• good ideas. i have found myself pondering what lies between congregation and aggregation though. it seems to me aggregation might still be connected to the “conference” scene (having grown up in aus, katoomba convention and black stump come to mind as examples). you *could* end up in the same place by measuring aggregation.
    the kicker for me is people (and maybe I am one of them) who start to see aggregated forms as church.

  • Fernando raises a good point, I think. There is room in our lives for both the congregation and the aggregation. I get a ton of benefit from the more occasional, informal settings with believers from a more diverse backdrop, but I also get a lot of benefit from the weekly congregation aspect of my life.
    The result, of course, is that both areas count. I had the impression upon first reading that this is a “count the numbers” type of thing (which often leads to a ‘look, my group is bigger than yours’ mentality), but I don’t think that’s the idea here. Correct me if I’m wrong, Andrew, but I think you just want us to view both of these aspects as important in our spiritual development.

  • Fernando raises a good point, I think. There is room in our lives for both the congregation and the aggregation. I get a ton of benefit from the more occasional, informal settings with believers from a more diverse backdrop, but I also get a lot of benefit from the weekly congregation aspect of my life.
    The result, of course, is that both areas count. I had the impression upon first reading that this is a “count the numbers” type of thing (which often leads to a ‘look, my group is bigger than yours’ mentality), but I don’t think that’s the idea here. Correct me if I’m wrong, Andrew, but I think you just want us to view both of these aspects as important in our spiritual development.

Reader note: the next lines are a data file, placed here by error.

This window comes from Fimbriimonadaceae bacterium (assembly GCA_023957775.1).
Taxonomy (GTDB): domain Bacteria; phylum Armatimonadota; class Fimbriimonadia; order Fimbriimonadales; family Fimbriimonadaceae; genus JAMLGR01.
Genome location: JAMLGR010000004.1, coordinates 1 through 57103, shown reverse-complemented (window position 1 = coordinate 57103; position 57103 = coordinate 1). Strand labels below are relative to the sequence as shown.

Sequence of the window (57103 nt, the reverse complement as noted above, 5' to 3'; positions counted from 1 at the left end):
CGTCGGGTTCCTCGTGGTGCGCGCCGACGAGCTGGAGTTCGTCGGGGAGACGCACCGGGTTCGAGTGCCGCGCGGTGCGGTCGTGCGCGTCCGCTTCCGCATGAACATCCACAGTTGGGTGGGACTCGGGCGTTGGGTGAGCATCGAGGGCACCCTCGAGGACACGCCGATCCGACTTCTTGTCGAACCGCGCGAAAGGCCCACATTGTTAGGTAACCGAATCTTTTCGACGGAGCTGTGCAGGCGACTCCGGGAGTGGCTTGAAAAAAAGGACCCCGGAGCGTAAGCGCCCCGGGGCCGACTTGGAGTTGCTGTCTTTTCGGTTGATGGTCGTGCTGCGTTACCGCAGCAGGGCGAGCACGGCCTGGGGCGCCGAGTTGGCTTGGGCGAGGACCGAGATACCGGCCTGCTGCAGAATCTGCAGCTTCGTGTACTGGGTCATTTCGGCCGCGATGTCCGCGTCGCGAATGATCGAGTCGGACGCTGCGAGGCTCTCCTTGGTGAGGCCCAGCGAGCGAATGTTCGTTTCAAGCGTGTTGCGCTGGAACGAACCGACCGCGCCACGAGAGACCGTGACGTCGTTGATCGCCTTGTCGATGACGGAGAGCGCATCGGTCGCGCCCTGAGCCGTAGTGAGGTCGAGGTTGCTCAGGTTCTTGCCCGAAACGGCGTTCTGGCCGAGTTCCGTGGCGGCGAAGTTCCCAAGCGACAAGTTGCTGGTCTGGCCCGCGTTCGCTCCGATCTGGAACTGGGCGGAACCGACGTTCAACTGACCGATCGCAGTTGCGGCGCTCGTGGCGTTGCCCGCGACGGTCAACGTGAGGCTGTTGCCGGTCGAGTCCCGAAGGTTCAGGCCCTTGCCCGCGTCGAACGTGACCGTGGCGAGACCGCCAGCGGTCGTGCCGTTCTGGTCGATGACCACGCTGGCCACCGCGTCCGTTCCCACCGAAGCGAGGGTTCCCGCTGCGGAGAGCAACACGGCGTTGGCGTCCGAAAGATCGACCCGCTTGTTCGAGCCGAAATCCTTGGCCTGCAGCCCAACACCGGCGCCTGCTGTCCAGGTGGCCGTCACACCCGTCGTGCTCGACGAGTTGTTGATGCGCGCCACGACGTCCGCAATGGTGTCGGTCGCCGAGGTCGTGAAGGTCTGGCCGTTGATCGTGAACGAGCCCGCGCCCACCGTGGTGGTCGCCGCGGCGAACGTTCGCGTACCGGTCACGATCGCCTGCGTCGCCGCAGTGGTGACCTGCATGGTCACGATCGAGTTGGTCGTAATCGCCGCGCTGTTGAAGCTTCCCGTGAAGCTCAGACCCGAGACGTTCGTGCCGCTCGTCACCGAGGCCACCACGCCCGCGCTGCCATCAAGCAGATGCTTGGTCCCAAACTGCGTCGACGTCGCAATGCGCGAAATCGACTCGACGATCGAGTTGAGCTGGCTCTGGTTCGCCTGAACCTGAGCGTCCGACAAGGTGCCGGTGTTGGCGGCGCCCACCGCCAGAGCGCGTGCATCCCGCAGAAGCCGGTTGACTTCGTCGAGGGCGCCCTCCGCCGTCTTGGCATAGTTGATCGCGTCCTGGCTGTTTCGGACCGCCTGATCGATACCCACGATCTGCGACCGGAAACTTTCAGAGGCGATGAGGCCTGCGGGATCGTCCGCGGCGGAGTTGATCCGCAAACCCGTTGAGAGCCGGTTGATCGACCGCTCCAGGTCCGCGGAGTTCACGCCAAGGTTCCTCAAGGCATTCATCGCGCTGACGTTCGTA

• hi bob
    i am actually thinking on a more macro level – missiological strategies for understanding countries and continents and a better way to see if growth and multiplication is happening.
    personally, i think the rise of the attendance at annual festivals around the world is a key indicator of growth in emerging and house churches – and since there is so much fluidity in trying to keep up with local expressions, the large aggregations might be a more reliable way to measure it.
    The Old Testament feasts and festivals (aggregations) were perhaps also a more accurate indicator of growth than trying to keep up with the synagogues (congregations)
    but i am really just talking to myself and seeing if i am full of it or if there is something there to ponder
    thanks . . .

  • i’ve been using the language of church scattered and church gathered for a while now in my context and find it very helpful. Your insights on congregation and aggregation has added vocab for my thinking, thanks.

  • somewhere in here some dialogue with Pete Ward’s Liquid Church is also needed. would he see congregrate as an artifact of modernity, but would he consider aggregate as liquid? hmmm?

  • sorry, one more comment. gather and scatter don’t capture reality either. a 24/7 prayer room is not a gathering, but nor is it a scattering cos you “come” to a room. a festival is a form of gathering, not it is not gathering weekly as the term is used. So I have not found gather/scatter helpful terms in our contemporary mission matrix.